Three is an exciting age to learn to snowboard and, if you and your kids are keen to get riding, then you can expect some great fun times on the snow.
From age around three a child’s ability to learn the basics on a snowboard starts to increase. Most children will be beginning to be more physically aware and autonomous; useful skills to have when it comes to learning to snowboard!
Current snowboard technology, teaching methods and equipment for young children really begin to come into their own for kids around 3 – be it easy flex, low edge catching kids snowboards, one strap easy on/off bindings, Riglet Parks or harness and Riglet reels. All these great developments, as well as an increase in age, can prolong time on the snow, thus increasing progression for younger children.
There are three words to bear in mind when teaching three year old’s to snowboard – give them TIME, be PATIENT and have FUN!
What to Expect
Expect a variety of outcomes after a weeks riding.
A three year old has every chance of beginning to understand and use edge control after a week – although primarily heel edge. They may be able to learn to stop and they may be able to ride straight down a very gentle slope independently – either stopping with the gradient of the slope or by themselves.
Expect that after a little bit of practice they may also be able to ride around fairly easy slopes with help from a harness – and a competent adult snowboarder to hold the harness!
Expect time on the board to have a bearing – with a longer amount of time on snow obviously the child can progress further.
Do expect fairly short sessions generally, from 10mins to up to 2 hours (with breaks) depending on the child, and a fair bit of wobbling at first
Expect a mix of responses from other people – ‘how cute!’ ‘how cool!’ ‘how dangerous!’ ‘they should be skiing first!’ etc.
As with any age, keep anytime on the snow as FUN as you can! Intersperse sessions on snow with fun games, hot chocolate breaks and sledging.
Find easy forgiving slopes to start on with easy access – ie. travelators or rope tows – so you’re not pushing them up too many times and they’re not walking up too many times! At this age it’s much more beneficial for them to keep all their energy for riding not walking up slopes.
Try and use a variety of techniques and methods to teach them:
- be hands on at first – keeping hold of them whilst they get used to the board, then let them practice ‘gliding’ on their own; between parents or from a gentle incline to flat.
- You could also use a harness – good for practice on higher slopes.
- Or get them into a Burton Riglet park if you can – with Riglet Park snowboard instructors too if available and if possible.
- Don’t push them but do encourage them to keep trying. Give them time – more than you think – to get used to the board and praise their efforts.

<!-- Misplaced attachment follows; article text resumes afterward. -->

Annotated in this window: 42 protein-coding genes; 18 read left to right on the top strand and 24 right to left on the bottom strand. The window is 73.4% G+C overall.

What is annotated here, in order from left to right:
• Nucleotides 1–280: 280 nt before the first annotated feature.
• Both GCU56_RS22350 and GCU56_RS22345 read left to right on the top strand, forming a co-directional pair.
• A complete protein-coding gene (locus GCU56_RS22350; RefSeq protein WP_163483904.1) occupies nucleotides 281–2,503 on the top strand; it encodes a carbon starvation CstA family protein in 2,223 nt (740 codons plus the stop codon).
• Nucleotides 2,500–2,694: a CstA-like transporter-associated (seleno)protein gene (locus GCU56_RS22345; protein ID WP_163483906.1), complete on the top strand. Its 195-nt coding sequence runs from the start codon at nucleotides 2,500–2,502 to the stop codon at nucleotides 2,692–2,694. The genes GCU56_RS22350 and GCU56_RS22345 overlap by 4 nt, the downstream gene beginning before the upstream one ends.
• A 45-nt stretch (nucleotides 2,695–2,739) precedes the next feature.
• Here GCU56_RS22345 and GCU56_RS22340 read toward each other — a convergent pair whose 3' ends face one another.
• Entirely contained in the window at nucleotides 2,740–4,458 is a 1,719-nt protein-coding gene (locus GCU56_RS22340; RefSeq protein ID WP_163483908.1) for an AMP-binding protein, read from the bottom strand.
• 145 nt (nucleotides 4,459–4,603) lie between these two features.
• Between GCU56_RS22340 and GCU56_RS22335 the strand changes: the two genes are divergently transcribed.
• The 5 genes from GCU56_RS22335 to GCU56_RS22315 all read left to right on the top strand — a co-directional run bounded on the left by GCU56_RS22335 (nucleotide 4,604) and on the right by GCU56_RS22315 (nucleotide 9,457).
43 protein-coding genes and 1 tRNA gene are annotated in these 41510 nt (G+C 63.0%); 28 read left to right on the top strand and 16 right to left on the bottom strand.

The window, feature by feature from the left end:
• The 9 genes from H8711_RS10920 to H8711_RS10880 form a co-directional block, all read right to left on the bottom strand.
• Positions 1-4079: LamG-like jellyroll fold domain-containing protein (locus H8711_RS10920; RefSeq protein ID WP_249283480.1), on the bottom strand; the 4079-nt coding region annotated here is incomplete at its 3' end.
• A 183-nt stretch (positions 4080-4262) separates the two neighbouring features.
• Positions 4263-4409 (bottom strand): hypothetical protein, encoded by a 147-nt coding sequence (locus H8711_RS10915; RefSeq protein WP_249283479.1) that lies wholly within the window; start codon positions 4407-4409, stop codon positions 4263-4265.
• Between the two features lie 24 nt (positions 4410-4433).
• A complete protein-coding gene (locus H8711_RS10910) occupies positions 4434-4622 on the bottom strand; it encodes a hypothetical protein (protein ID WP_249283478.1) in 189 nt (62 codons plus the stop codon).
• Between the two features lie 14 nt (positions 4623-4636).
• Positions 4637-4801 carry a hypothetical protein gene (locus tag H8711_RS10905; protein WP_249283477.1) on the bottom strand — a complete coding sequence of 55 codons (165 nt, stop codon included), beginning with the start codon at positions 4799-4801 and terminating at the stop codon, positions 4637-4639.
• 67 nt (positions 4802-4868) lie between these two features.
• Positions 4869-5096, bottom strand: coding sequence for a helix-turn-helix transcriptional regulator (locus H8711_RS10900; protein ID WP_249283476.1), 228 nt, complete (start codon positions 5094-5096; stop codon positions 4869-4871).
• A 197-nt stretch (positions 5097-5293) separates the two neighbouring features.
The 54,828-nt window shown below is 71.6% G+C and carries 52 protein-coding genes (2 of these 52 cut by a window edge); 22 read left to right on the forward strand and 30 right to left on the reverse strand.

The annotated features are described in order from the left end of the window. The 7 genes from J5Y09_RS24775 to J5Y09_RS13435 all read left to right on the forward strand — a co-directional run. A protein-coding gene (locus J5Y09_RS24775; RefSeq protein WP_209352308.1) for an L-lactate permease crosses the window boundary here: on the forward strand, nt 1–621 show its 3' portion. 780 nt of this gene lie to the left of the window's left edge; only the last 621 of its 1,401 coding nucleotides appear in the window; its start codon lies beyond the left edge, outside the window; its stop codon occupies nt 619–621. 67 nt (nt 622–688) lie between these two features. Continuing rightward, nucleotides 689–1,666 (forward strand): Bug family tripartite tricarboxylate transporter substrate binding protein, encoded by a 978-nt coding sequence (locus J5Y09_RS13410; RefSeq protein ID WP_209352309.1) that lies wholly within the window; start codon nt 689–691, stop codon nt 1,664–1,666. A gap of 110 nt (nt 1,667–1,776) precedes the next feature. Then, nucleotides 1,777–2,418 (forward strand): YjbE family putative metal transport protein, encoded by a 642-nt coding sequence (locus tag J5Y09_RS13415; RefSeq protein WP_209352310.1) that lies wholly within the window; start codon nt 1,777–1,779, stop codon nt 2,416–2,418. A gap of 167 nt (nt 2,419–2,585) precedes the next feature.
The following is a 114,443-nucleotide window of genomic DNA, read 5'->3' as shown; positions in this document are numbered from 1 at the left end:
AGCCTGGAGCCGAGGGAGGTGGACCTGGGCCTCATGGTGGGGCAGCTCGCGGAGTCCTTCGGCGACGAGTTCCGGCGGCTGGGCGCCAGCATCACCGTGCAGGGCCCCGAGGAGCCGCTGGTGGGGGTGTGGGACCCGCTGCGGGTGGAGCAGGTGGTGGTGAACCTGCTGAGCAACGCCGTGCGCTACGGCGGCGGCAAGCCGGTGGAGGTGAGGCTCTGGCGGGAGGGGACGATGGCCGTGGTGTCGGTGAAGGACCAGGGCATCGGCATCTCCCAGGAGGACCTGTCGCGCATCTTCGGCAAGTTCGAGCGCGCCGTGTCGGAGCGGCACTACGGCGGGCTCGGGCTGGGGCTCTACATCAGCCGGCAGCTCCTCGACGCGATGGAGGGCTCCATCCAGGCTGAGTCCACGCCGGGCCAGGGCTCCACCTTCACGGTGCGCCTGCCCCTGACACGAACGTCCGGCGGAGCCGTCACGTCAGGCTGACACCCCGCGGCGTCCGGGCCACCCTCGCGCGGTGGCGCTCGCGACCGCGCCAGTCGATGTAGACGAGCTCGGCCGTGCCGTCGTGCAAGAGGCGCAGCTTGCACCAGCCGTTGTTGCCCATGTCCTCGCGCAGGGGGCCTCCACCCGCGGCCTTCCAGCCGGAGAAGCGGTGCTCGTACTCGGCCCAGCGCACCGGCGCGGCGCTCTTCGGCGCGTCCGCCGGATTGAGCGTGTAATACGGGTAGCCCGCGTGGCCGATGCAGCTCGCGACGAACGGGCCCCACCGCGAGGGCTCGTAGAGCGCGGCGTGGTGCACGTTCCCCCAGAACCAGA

Initially progress might be slow and you might think that perhaps they are ‘too young to start snowboarding’ but after a few days you should see them progressing – that’s the fun bit!
Remember every child is different – some may take to snowboarding well at a young age and some may enjoy it more later on. The main goal is for them to enjoy being in the snow and, hopefully, enjoy being strapped into a snowboard (even if only for a short amount of time!) – sowing seeds for years of future riding fun.
How to – Practical advice and Tips
First Time on Snow
WHAT TO WEAR?
- Layers are a good solution – good for keeping warm, easy to take off when they get hot.
- ‘Bibbed’ dungaree style snowboard pants and all-in-ones are brilliant – they keep the snow out and there’s always lots of bending and rolling about when kids and snow are involved! Toilet stops can take a bit longer however!
- Always make sure they have good, waterproof gloves. And also a good warm helmet with goggles too. Keep sunglasses and a beanie handy for when they stop as they may want to take off their helmet & goggles. And a cold child will be a miserable child!
- Other than a helmet, extra body protection is up to you. At first, lots of bulky body armour is likely to impede their movement – so not ideal for learning. However as they get a lot better you may want to think about back protectors, knee & elbow pads, impact shorts and wrist guards. This is a personal choice and they will probably only need to be seriously kitted about when they are thinking about hitting boxes and jumps or if they are really seriously kamikaze!
- For more info see our Equipment Guide.
- Choose a very easy, quiet, safe slope with a very gentle incline. This doesn’t have to be a designated ‘beginner area’ at first; anywhere quiet, snowy (use caution or choose another day or slope if it’s icy) with a low gradient
ADVICE ON LIFTS
- It’s great if you have access to an easy slope with a travelator, rope tow or even an easy chairlift – brilliant fun for the kids and less exhausting for Mum & Dad!
- However, be aware that with a chairlift your little one will need to be lifted on and either carried or guided off – make sure you are competent on chairlifts if you are accompanying them.
- Button lifts will take some practice and probably not for day one! You will have to gauge if the button lift is a good size, length and speed for your child; button lifts can be tricky at first for even hardened adult snowboarders. Thankfully, beginner areas usually have easier, slower button lifts with good access should you need to rescue a fallen child!
- On all lifts, you and your child will probably find it much easier initially if both of your child’s feet are strapped into their bindings (practicing one-footed can come later).
Get them used to the equipment if you can:
- Try on a snowboard, boots & bindings, helmet & goggles and even all their winter clothing!
- Show them how to strap into their bindings and let them try too
- Letting them stand and jump around on the board (make sure it’s on carpet or grass or somewhere the board won’t get damaged or it’s edges damage surfaces, furniture etc)
- Definitely pull them around the carpet, lift them up on the board etc – getting them to enjoying ‘playing about’ on the board. Hopefully it will then feel more familiar when they try it on snow.
- Explain very basically, just as an introduction, what the basic parts of the board and bindings are – ie. nose, tail, heel & toe edges.